How do you watch a film that plays with scientific principles, especially when you’re an expert who knows exactly where the film is getting it right…and wrong? That’s the dilemma faced many of the scientists we interview here at Recursor. As we chatted about robotics with Vassar College’s John Long (read the interview here), we asked him his thoughts on which science fiction films handle the science of robotics accurately.
One of the biggest challenges in making robotics believable in films is a problem that plagues other genres too — a repeat of the same old tropes and story lines. “My problem with most robot-related movies is they’re really just versions of R.U.R.,” says Long.
Written by Karel Capek, R.U.R. tells of a future in which the use of robots is ubiquitous. Superior to humans in every way, the robots eventually revolt. If that plot sounds overly familiar, it’s because you’ve seen it in everything from the Terminator series to the conflict between Data and Lore in Star Trek: The Next Generation.
“What Capek was writing was a response to industrialization,” Long notes. “The apocalyptic mindset is deep in our culture.” That mindset can lead science fiction to focus too much on the idea of an all-seeing Skynet that wants to destroy all humans. “I get bored with that,” he says.
So, what appeals to a robotics expert? The answer, as it turns out, starts with Pixar and Disney.
“My students love WALL-E,” Long says. Here’s why: “WALL-E does something really well in terms of robotics. It captures the fact that robots will be built as specialists, instead of generalists.”
In other words, the common trope that robots can do it all is not likely to happen in real life. More likely by far are machines dedicated to one function that they execute with precision. WALL-E’s function is trash collection, while EVE’s function is identifying signs that Earth is habitable. “That’s perfect,” says Long, “because that’s how robots are built.”
What other films get artificial intelligence right? Science has a great article on it, but we asked Long about it too.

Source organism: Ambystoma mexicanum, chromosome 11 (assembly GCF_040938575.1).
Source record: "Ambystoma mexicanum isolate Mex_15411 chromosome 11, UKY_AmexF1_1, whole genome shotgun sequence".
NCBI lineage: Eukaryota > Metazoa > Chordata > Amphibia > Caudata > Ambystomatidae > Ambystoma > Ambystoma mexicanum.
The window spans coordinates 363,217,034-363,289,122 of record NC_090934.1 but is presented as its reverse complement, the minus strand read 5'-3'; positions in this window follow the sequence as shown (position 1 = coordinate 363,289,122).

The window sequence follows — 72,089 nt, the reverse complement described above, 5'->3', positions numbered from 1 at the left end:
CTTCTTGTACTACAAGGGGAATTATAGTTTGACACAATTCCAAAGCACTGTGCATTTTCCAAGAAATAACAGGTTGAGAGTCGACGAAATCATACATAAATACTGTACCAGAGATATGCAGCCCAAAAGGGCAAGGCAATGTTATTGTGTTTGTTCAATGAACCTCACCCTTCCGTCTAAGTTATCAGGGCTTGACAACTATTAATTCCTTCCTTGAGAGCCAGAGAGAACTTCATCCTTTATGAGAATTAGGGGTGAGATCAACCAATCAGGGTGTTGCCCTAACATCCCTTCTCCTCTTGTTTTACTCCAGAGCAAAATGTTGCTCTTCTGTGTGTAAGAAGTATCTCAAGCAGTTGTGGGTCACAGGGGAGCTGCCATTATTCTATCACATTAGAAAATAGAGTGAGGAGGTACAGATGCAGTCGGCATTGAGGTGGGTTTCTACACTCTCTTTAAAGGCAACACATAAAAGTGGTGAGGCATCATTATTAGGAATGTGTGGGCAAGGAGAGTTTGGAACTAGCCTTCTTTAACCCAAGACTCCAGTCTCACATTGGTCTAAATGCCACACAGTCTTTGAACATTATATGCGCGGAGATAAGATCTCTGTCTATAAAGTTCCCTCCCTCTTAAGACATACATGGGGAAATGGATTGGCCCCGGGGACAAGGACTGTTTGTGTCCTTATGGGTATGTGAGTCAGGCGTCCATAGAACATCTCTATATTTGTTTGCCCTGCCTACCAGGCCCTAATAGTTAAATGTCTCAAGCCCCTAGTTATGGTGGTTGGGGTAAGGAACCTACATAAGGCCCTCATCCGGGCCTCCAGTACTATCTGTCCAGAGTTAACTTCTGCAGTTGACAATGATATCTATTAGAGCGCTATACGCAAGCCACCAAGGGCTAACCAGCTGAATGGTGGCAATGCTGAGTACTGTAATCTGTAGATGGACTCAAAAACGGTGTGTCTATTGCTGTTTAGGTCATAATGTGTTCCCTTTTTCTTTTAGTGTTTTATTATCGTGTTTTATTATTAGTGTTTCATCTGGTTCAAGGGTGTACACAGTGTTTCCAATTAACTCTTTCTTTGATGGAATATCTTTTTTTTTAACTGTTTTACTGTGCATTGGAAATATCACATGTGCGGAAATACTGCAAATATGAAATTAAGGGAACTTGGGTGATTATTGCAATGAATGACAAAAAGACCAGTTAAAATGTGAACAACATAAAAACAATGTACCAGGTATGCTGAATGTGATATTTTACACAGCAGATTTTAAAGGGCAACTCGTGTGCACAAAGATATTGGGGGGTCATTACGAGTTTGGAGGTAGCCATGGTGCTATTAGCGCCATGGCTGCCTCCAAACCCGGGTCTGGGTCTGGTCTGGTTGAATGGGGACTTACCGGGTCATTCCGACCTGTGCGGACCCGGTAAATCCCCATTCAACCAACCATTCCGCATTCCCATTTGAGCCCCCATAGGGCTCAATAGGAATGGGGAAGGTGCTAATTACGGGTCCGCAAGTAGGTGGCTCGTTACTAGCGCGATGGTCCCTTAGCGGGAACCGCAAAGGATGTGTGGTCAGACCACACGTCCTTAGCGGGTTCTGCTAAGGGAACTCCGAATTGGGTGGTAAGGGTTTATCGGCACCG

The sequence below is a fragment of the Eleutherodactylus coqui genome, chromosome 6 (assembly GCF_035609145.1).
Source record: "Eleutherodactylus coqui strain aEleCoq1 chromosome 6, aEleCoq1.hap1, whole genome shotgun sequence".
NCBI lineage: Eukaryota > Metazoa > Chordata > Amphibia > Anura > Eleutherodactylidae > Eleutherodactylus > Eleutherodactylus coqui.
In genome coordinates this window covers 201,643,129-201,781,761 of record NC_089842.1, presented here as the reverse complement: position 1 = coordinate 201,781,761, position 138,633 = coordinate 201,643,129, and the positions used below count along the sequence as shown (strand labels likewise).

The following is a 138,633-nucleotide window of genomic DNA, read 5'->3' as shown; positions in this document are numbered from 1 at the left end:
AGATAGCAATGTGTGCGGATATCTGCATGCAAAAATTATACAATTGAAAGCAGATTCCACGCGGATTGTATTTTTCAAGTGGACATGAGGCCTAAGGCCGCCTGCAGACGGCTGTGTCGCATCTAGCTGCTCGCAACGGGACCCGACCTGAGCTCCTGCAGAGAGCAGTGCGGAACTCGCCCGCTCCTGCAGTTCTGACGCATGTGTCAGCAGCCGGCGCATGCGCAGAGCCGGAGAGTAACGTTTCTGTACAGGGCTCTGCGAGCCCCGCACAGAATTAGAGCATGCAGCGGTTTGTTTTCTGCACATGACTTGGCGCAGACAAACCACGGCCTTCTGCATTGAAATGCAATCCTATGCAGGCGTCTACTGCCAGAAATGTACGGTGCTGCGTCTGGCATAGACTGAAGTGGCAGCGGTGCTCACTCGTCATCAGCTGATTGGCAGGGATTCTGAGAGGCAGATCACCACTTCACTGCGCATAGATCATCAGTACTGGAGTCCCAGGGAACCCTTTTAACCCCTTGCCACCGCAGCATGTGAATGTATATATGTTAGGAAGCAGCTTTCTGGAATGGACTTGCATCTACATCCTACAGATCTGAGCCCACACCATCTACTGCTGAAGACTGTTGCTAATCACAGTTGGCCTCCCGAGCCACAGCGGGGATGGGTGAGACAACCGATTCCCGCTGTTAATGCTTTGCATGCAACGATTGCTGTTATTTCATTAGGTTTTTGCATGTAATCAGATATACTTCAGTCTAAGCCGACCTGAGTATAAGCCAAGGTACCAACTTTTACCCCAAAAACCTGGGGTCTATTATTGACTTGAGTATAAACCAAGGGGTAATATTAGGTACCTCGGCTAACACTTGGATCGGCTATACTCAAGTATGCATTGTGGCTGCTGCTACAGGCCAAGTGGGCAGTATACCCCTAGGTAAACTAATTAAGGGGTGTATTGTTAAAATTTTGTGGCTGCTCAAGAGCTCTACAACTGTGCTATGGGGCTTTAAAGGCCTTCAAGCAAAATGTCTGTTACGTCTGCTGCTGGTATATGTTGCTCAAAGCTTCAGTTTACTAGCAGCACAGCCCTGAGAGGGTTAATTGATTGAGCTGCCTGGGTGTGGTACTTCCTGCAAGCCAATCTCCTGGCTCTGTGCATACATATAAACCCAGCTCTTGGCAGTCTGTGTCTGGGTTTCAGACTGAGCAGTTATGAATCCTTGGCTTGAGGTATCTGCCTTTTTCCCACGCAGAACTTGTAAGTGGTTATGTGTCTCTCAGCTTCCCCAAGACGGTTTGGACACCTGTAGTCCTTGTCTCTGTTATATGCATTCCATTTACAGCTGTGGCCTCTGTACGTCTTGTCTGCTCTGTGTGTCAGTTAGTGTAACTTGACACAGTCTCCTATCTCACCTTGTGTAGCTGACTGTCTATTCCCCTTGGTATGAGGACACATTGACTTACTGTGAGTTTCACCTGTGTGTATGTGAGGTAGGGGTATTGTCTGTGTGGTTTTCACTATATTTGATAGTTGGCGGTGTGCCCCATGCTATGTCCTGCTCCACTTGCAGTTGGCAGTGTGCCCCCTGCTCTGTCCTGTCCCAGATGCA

“I really like Humans (on AMC),” Long says. “It’s about a not-too-distant future when androids do the dull, dangerous and dirty work. Some seem to have been programmed to have self-awareness. There’s some brilliant acting in the show. And what they are exploring in the show is a good thing to explore — how humans relate to our technology and what do we want our relationship with technology to be? Humans explores this in a very thoughtful way.”
What about Westworld?
“Westworld is captivating,” Long says. “Here is a world designed for humans, but also for the robots. The robots of Westworld are fragile. They can only work in their specialized world. If you’re creating a generalist robot, it must understand how the environment is constantly changing. One of the constraints is that these robots can’t go out of their created environment.”
Whether or not the science is right, good science fiction boils down to whether or not it’s good entertainment. “I’m finding Westworld to be a well told story,” says Long.
And it’s fine to draw inspiration from prior works. “Both Humans and Westworld owe a debt to Battlestar Galactica (the reboot),” Long notes. All these stories tackle philosophical issues around both artificial intelligence and humanity, such as whether religion is unavoidable in human systems, what makes us human, what is consciousness, and more.
In the end, it’s not surprising to see so many films about robots. “Robotics is everywhere — in space, war, the operating room,” says Long. “There’s so much going on that it’s an ongoing conversation.”
And that’s what science fiction is all about.
John Long is Professor of Biology and Cognitive Science at Vassar College, where he also serves as the Director of the Interdisciplinary Robotics Research Laboratory. With help from his students and collaborators, he publishes his research in the fields of biology, computer science, and robotics. His teaching has been featured in “Robotics,” a 24-lecture program created by The Great Courses. He is the author of Darwin’s Devices: What Evolving Robots Can Teach Us about the History of Life and Future of Technology. He served as a robotics consultant for Recursor’s original interview series, Nina Unlocked.)